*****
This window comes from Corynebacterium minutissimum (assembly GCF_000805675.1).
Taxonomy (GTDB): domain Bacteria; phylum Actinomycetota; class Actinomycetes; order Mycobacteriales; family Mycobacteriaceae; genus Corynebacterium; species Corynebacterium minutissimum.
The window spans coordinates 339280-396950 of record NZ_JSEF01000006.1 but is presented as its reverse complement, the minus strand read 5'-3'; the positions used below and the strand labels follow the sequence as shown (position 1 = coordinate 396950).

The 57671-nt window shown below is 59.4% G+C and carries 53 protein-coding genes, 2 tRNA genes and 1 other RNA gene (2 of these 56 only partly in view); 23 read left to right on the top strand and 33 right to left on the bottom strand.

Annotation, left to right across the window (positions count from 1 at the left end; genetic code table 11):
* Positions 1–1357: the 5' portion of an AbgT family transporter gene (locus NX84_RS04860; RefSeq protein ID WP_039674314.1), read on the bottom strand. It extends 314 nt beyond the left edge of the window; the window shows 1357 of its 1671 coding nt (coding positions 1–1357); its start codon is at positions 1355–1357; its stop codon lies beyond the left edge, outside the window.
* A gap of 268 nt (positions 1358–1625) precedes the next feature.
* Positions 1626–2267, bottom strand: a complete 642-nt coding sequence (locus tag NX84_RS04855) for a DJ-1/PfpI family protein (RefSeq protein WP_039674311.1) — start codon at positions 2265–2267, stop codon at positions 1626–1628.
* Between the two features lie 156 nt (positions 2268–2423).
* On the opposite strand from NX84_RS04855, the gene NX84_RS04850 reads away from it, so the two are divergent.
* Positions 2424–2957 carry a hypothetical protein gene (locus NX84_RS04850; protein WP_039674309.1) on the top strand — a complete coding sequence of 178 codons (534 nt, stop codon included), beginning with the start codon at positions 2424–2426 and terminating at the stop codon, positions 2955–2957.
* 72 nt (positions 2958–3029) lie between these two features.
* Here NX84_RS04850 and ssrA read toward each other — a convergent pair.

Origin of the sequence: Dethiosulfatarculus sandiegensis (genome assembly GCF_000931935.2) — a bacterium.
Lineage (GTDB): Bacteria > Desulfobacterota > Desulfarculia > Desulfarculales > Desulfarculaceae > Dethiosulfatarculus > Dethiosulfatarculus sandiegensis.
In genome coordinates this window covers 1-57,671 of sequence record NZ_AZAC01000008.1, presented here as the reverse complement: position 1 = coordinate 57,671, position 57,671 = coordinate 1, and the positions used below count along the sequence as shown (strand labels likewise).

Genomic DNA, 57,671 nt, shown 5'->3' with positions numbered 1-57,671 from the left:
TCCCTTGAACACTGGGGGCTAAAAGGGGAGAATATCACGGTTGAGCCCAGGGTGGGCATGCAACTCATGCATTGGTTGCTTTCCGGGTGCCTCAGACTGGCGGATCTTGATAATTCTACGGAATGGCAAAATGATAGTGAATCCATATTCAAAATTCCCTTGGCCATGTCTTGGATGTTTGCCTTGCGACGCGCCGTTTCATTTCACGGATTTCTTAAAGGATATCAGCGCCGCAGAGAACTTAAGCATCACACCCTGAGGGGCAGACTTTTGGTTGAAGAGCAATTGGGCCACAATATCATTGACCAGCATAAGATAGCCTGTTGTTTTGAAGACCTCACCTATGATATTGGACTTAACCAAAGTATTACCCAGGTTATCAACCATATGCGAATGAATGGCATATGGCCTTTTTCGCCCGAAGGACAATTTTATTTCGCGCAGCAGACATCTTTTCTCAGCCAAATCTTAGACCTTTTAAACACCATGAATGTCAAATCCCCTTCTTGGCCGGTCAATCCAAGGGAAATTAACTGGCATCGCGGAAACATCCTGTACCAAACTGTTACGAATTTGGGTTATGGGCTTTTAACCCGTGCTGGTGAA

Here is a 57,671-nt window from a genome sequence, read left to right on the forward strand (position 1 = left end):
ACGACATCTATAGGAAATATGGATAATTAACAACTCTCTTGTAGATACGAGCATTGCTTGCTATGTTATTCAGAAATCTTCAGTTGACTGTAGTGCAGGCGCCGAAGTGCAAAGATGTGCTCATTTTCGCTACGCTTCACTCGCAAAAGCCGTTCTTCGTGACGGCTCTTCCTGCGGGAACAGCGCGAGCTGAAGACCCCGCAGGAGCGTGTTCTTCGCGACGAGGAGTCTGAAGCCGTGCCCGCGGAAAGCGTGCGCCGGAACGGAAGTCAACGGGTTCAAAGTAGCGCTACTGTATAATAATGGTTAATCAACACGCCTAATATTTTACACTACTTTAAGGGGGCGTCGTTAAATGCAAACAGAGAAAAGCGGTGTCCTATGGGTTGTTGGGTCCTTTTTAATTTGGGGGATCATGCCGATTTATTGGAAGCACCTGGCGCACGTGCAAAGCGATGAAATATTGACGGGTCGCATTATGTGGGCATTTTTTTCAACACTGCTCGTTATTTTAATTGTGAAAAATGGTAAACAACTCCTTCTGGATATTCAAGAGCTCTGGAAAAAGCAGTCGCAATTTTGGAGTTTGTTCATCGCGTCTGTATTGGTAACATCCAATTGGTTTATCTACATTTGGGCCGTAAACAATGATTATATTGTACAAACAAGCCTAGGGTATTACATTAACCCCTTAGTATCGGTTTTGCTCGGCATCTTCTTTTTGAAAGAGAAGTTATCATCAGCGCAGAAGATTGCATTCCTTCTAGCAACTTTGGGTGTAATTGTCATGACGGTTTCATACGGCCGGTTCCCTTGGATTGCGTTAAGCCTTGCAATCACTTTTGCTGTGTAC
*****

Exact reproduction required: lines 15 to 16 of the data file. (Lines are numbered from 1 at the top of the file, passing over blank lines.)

Lineage (GTDB): Bacteria > Desulfobacterota > Desulfarculia > Desulfarculales > Desulfarculaceae > Dethiosulfatarculus > Dethiosulfatarculus sandiegensis.
In genome coordinates this window covers 1-57,671 of sequence record NZ_AZAC01000008.1, presented here as the reverse complement: position 1 = coordinate 57,671, position 57,671 = coordinate 1, and the positions used below count along the sequence as shown (strand labels likewise).